pjf: Well-being = creative education + freedom
Education for Life: self-empowerment; Creative, productive freedom; organic food, farming > biodiversity, ecology


Skyelights


Wherewithal, funny, homeless, satire, family, poverty, class







Funny Short Stories

Skyelights



Outside Tesco's supermarket in Wherewithal, a young American teenager is talking with the local homeless. She exudes confidence, education and, above all, money. She has introduced herself to the locals as Skye.



'We've built several computers from scratch. Finally we can email money home, or receive medical advice by email or pdf, but we need £100 for each licence and lots more for their 'business partners,' said a young be-dreadlocked urchin in size 12 black hobnailed boots.


'Yeah, that's right,' added Nervy.


'I see,' said Skye. 'How do you send the emails if you've nowhere to live? By mobile?'


'Too dear for regular use,' said Drainpipe. 'We can use the library for emails - it's free.'


'We use a mobile sometimes,' added a timid young woman.


'Yeah, that's right,' added Nervy.



Skye nodded, and moved imperceptibly to her right - upwind of Drainpipe, who was in need of a shower. She took in the scenery, such as it was, while the locals were silently weighing her up. The pavement immediately outside the supermarket was of concrete paving slabs, then tarmac up to the large stone steps that led up to a pedestrian walkway. The steps seemed to be the location of choice for her new acquaintances. Just across the road was the main market - a comparatively bright spot amid the concrete and huge rectangular shop windows, owing to the coloured canvas sheets that kept out the rain and sun.



'Anyway, we tried Linux,' Urchin continued. 'But instead of £100 for Windows we need £0 for the Linux licence, £500 for a second computer to get online with Windoze or £500 to hire a tame geek for a week...'


'How do you mean?'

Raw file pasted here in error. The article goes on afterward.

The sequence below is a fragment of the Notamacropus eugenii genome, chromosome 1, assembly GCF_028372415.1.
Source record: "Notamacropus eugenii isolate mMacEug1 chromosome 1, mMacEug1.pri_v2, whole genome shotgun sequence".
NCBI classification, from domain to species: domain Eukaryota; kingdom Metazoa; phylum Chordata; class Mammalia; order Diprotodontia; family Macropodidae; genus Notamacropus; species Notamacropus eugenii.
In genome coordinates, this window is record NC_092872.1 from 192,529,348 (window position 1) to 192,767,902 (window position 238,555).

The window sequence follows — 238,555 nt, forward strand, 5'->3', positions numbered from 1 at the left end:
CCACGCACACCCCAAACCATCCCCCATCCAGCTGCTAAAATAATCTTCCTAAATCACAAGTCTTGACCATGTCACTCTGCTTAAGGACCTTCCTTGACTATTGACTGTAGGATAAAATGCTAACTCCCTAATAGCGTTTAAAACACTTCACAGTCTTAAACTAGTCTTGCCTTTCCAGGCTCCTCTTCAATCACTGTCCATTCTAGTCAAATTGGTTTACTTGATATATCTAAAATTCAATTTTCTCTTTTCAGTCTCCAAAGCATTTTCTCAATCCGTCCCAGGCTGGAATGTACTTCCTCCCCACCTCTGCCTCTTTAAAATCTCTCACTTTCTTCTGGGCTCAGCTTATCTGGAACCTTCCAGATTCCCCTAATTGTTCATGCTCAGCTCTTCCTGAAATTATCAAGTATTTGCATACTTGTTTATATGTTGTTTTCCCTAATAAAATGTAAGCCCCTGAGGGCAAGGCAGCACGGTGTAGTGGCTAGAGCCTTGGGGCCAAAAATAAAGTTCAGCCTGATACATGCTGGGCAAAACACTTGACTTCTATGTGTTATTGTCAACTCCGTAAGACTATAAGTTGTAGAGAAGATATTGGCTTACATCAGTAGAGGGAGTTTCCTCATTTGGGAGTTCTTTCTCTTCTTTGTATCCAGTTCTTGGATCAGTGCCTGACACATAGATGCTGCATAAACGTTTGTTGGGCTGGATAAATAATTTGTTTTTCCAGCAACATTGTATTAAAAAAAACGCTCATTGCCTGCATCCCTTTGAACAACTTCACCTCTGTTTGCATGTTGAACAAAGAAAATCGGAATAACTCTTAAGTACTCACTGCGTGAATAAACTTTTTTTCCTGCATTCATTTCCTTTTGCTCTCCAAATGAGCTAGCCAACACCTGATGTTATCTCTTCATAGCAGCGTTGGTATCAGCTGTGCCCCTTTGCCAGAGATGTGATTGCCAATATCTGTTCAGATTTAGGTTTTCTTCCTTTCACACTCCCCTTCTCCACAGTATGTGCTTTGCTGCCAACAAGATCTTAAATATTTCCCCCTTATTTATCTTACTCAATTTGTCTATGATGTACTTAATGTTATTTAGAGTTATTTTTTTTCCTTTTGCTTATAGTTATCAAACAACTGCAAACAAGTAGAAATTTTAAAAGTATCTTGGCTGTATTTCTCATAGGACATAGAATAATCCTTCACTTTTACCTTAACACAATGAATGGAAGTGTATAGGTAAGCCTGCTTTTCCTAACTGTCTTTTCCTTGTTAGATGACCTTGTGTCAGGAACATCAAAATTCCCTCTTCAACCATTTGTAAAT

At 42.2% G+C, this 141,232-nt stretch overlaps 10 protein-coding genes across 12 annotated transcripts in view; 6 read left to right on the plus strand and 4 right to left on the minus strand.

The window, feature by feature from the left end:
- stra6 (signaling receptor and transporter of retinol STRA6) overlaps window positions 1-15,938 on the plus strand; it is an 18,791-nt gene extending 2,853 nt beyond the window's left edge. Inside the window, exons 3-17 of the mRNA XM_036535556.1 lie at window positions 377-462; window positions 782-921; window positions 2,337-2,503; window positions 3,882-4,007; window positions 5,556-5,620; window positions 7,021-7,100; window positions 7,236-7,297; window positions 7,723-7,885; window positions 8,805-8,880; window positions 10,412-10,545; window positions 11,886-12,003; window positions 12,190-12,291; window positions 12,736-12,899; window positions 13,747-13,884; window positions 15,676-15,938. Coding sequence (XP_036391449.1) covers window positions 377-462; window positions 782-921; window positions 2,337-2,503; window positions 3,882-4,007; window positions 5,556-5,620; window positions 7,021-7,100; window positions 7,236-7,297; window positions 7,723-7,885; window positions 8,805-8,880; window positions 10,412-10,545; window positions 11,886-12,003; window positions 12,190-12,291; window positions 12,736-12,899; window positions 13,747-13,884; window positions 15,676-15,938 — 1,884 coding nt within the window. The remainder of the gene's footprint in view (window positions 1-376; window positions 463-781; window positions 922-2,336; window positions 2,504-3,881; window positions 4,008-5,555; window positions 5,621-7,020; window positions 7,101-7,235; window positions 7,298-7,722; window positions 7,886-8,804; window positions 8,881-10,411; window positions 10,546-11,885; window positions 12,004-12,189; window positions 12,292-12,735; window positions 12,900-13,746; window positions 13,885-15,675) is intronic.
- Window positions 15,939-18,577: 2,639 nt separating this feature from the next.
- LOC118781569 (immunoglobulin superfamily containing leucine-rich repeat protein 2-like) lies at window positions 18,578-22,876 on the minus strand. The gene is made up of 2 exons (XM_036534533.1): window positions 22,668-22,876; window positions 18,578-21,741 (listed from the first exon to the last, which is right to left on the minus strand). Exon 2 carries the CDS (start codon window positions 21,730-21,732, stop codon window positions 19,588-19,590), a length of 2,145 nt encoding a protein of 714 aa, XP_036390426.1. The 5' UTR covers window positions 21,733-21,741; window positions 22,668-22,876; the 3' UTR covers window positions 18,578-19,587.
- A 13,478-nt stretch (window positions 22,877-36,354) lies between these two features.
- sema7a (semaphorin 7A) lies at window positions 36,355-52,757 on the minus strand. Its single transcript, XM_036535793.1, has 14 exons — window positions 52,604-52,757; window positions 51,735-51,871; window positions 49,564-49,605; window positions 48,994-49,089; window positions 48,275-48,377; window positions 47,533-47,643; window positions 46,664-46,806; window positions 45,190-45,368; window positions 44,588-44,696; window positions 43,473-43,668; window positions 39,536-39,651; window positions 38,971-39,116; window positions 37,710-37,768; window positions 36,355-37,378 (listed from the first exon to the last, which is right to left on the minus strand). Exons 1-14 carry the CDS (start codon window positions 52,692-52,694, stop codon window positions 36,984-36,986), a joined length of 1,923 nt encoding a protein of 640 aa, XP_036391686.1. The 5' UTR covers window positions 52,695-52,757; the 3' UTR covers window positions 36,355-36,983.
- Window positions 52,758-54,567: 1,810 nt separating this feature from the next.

'The dial up modem is a nightmare to install on Linux, the explanations of how to do things are written for people who already understand!'


'Yeah, that's right,' added Nervy.


'It says, ''To configure your modem, visit this webpage''. But how?!' raved Drainpipe.




'Could you remind me again, please, what you wanted to do online? Your main goal?' asked Skye.


'A support group for the homeless.'


'If we can contact each other, then we can help - swap info about where it's safe to stay. The travellers set up schools, sometimes, but we have a job to find them.'


'Legal and housing advice,' added one.


'Sounds, like,' said Drainpipe.


'Sounds like what?' asked Skye.


'He means music - mp3s,' Urchin explained.


'Moral support,' said the timid lass. 'When you're first made homeless and know no-one.' She shuddered. 'My name's Meredith,' she added.


'Yeah, that's right,' added Nervy, and it was.


This is important, thought Skye. It took an immense effort for her to seriously imagine being homeless, but she did her best. The cold, lack of privacy and ever-present danger were obvious enough, but what about the lack of a mailing address, a phone, a place where people knew you'd be?


'It's your connection and lifeline, isn't it?' she said, and Meredith nodded, nervously chewed her lips and revealed her mobile phone, which was pocketed conspicuously close to her heart, alongside, Skye noticed, a small teddy bear.


'Wherever I go, if I lose track of this crowd,' she blushed at her pals, 'I feel I've taken home along with me, sort of.'


'About Linux. Can't you use broadband?' Skye asked.


'We don't have a permanent phone line,' said Urchin.